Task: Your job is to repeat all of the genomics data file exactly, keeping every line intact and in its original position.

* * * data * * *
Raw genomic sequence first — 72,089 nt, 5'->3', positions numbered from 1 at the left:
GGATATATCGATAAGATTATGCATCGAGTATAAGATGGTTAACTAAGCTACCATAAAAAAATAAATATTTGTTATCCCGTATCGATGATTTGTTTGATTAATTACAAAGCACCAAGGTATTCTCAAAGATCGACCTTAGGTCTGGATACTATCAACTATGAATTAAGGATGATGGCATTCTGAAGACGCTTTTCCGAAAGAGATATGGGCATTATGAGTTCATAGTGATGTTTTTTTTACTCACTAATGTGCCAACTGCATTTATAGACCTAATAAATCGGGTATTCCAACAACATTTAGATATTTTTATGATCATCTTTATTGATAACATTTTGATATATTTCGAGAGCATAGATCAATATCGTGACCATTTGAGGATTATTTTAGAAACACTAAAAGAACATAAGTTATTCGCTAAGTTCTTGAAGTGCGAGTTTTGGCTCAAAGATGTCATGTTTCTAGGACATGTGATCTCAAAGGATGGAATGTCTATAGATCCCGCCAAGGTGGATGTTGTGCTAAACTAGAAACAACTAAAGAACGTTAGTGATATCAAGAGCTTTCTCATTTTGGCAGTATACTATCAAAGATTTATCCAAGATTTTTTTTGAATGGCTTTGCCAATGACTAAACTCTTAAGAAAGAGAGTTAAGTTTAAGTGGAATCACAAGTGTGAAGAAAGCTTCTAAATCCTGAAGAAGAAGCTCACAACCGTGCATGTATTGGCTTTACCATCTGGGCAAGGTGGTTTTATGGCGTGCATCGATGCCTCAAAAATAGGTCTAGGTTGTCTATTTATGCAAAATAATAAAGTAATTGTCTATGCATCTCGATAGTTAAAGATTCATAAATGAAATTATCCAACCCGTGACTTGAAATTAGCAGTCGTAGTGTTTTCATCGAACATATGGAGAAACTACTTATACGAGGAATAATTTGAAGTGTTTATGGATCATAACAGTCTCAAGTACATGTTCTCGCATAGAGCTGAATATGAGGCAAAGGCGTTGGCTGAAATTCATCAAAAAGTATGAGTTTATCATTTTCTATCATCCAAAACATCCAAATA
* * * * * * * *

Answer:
Raw genomic sequence first — 72,089 nt, 5'->3', positions numbered from 1 at the left:
GGATATATCGATAAGATTATGCATCGAGTATAAGATGGTTAACTAAGCTACCATAAAAAAATAAATATTTGTTATCCCGTATCGATGATTTGTTTGATTAATTACAAAGCACCAAGGTATTCTCAAAGATCGACCTTAGGTCTGGATACTATCAACTATGAATTAAGGATGATGGCATTCTGAAGACGCTTTTCCGAAAGAGATATGGGCATTATGAGTTCATAGTGATGTTTTTTTTACTCACTAATGTGCCAACTGCATTTATAGACCTAATAAATCGGGTATTCCAACAACATTTAGATATTTTTATGATCATCTTTATTGATAACATTTTGATATATTTCGAGAGCATAGATCAATATCGTGACCATTTGAGGATTATTTTAGAAACACTAAAAGAACATAAGTTATTCGCTAAGTTCTTGAAGTGCGAGTTTTGGCTCAAAGATGTCATGTTTCTAGGACATGTGATCTCAAAGGATGGAATGTCTATAGATCCCGCCAAGGTGGATGTTGTGCTAAACTAGAAACAACTAAAGAACGTTAGTGATATCAAGAGCTTTCTCATTTTGGCAGTATACTATCAAAGATTTATCCAAGATTTTTTTTGAATGGCTTTGCCAATGACTAAACTCTTAAGAAAGAGAGTTAAGTTTAAGTGGAATCACAAGTGTGAAGAAAGCTTCTAAATCCTGAAGAAGAAGCTCACAACCGTGCATGTATTGGCTTTACCATCTGGGCAAGGTGGTTTTATGGCGTGCATCGATGCCTCAAAAATAGGTCTAGGTTGTCTATTTATGCAAAATAATAAAGTAATTGTCTATGCATCTCGATAGTTAAAGATTCATAAATGAAATTATCCAACCCGTGACTTGAAATTAGCAGTCGTAGTGTTTTCATCGAACATATGGAGAAACTACTTATACGAGGAATAATTTGAAGTGTTTATGGATCATAACAGTCTCAAGTACATGTTCTCGCATAGAGCTGAATATGAGGCAAAGGCGTTGGCTGAAATTCATCAAAAAGTATGAGTTTATCATTTTCTATCATCCAAAACATCCAAATA